Expectations can be a heavy albatross or they can be the fuel that propels success. The Phoenix Suns have had their expectations shift as the NBA season has pressed forward, especially since the beginning of the year. Not many expected this seemingly adolescent roster to burgeon in its first season as a unit. A rookie head coach with more than a handful of new players doesn’t usually equate to the type of success Phoenix has experienced thus far.
Nevertheless, the Suns have proven nearly every expert wrong regarding their season’s prospectus. Their whole “why not us, why not now” mentality is infectious and fun to watch. But it is more than just pleasing to the eye. They have captured something that all teams strive for and that is true team chemistry. They have found it and play with it in a free-spirited manner that makes many teams and analytics freaks jealous because they can’t recreate or measure it.
What they lack in talent and experience they make up for in hustle and sheer obstinacy.
It’s been a fun ride but clouds have begun to form as the Suns make their push for the playoffs. The Western Conference waters have gotten choppy and experienced shark-like teams smell the blood of the young Suns. The games are getting tighter and teams are taking them seriously, while attempting to limit Goran Dragic and forcing others to make plays when it matters most.
But help is on the way in the form of their fallen comrade, Eric Bledsoe. Could the man with the bulldog-like game could be the answer that stems the tide for Phoenix?
The Suns were 16-8 with Bledsoe in the lineup before he suffered a knee injury that has forced him to sit since Dec. 30. He is due to return this week and the timing seems appropriate given the Suns’ recent struggles. A burst of life, like the one Bledsoe can provide, is needed. One can’t assume that he will automatically resume his career-best averages of 18 points, 5.8 assists, 4.3 rebounds and 1.5 steals. But as long as he is physically capable, he brings with him a never-say-die attitude with freakish athletic ability despite his size.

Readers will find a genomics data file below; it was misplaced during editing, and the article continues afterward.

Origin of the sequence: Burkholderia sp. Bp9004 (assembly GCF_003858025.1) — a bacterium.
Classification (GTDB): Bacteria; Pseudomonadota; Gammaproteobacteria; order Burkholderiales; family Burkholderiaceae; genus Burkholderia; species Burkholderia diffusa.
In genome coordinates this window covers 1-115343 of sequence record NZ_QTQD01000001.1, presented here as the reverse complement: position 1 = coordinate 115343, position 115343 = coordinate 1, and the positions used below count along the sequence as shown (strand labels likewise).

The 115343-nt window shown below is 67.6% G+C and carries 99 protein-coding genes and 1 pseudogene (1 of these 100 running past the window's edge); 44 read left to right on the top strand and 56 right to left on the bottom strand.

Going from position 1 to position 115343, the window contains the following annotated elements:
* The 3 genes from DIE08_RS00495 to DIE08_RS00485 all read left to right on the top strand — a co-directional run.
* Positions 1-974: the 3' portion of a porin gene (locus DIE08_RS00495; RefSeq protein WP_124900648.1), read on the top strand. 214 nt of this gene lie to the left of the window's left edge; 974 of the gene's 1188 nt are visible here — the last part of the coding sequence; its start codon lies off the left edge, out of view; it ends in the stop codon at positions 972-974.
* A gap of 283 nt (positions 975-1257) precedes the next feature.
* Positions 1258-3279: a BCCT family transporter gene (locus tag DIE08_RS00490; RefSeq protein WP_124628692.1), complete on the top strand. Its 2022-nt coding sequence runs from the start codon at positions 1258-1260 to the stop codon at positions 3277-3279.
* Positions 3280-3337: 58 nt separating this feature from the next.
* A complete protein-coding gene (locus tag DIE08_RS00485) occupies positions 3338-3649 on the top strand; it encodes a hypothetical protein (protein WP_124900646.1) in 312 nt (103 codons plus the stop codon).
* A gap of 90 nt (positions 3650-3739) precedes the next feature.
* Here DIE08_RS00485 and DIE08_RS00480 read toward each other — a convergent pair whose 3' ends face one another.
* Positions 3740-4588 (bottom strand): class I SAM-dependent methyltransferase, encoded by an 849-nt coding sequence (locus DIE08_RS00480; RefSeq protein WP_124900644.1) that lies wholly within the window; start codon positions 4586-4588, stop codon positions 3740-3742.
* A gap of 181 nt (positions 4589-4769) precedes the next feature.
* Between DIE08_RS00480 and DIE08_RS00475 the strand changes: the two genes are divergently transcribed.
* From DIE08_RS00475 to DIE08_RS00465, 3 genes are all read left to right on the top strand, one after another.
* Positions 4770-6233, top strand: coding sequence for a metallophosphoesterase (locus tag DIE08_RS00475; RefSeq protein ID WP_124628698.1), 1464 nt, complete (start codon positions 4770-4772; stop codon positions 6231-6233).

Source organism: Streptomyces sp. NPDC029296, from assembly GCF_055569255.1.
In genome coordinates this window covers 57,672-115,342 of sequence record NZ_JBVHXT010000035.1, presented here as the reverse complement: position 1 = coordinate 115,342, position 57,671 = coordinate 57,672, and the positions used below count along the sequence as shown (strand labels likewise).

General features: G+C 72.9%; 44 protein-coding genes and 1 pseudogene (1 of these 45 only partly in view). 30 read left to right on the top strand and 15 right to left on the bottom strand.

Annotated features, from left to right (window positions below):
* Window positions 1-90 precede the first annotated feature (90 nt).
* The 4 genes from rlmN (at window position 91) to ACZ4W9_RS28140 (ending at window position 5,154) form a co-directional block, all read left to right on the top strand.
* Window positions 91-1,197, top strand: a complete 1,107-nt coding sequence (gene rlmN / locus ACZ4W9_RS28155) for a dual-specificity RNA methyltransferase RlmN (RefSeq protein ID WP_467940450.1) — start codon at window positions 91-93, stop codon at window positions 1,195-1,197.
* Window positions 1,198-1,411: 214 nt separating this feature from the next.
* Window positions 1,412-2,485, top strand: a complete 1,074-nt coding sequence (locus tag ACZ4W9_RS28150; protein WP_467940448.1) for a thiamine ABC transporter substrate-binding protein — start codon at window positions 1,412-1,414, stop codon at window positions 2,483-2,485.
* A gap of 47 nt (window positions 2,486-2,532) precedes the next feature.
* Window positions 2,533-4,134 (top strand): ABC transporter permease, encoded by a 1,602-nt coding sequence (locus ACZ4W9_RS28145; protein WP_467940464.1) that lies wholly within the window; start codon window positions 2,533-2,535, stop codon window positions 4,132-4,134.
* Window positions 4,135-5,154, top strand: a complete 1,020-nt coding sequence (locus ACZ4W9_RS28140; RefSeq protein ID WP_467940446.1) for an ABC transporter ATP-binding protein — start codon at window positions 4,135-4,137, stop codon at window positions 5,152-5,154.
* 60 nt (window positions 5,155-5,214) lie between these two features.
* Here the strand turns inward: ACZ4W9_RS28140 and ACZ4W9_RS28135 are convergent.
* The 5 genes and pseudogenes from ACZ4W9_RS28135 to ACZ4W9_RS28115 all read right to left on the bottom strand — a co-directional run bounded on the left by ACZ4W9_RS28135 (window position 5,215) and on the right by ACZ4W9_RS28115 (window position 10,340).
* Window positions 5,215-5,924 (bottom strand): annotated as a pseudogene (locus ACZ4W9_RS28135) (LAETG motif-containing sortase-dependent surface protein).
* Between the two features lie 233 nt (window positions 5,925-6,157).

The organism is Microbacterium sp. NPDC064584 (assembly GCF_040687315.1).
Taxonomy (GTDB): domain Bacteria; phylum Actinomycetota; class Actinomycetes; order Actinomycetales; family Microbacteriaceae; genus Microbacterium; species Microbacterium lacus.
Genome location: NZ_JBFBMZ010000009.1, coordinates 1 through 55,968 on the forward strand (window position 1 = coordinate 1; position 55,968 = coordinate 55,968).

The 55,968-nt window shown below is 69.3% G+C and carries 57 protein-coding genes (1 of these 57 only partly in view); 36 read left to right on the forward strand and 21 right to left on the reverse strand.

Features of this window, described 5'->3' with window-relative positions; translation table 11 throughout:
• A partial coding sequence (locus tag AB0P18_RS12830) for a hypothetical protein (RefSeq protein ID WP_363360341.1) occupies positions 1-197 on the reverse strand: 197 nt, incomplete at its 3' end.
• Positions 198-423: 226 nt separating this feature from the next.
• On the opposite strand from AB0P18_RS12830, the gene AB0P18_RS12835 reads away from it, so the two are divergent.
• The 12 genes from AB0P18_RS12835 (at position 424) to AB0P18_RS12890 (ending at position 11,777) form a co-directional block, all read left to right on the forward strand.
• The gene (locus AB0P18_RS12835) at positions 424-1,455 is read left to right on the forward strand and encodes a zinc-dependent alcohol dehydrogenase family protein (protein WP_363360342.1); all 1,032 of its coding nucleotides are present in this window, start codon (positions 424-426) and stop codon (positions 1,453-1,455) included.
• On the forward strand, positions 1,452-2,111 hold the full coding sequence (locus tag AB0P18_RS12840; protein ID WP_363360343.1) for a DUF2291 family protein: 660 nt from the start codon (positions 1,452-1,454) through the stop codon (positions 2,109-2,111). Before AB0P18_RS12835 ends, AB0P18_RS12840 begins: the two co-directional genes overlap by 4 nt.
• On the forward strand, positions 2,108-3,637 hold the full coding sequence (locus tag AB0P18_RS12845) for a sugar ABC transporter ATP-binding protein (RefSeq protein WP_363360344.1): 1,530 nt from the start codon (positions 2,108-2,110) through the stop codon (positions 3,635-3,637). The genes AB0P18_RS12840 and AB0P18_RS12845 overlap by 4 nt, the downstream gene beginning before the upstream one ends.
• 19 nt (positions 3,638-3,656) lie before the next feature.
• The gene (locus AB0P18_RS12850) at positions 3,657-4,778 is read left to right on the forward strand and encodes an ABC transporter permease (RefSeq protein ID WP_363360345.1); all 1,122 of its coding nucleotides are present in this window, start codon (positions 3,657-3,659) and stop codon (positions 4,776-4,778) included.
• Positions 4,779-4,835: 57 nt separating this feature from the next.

His presence should provide the team with another playmaker to aid Dragic who has done a phenomenal job shouldering the creative duties for this roster while Bledsoe was on the mend. The Suns rank 29th in assists per game and feature an offense heavy in isolation plays when they aren’t able to get out on the break. Bledsoe is capable of breaking down his man to drive and dish or creating off every team’s bread and butter pick and roll where he is a willing passer. The Suns should also be able to improve on their fast break points which is already league-leading as he is a guard that rebounds the ball well and can easily ignite the break off the rebound catch.
The Suns have been labeled a bad defensive team when in fact they are mediocre. They give up ‘buko’ points due to the pace they play at but despite having the 5th worst average in opponents points per game, they are actually 16th in terms of their defensive rating. That makes some of their less attractive stats more tolerable when put into proper context.
The Morris twins, P.J. Tucker and Miles Plumlee are all pretty rugged and physical in their defensive style of play. Add Bledsoe into that mix and you have a little something especially with his quickness in the passing lanes and pogo-like leaping ability coming from the weak side to redirect shots. That said he is a bit of a gambler and learning when to take risks is still a work in progress for the former Kentucky guard.
As the Suns close the season it will be imperative for them to improve on the road with 12 of their final 19 games involving the use of suitcases. Ten of those games come against teams above 500 with two crucial games (one each) against Dallas and Memphis. How they fare could very well depend on the speed in which Bledsoe gets back to 100% and his integration into the culture that has matured without him.
If they somehow close the season well with the plethora of road games on their plate, it will in turn help them develop the moxy that is needed to achieve playoff success….given the fact they would likely be without home court advantage in any series.
It seems like everybody on this roster is having a career-year one way or another but the Suns will need to invoke something deeper within themselves in order to see the postseason. Bledsoe’s return should be immense but like everything else about the Suns this season it will be a community effort.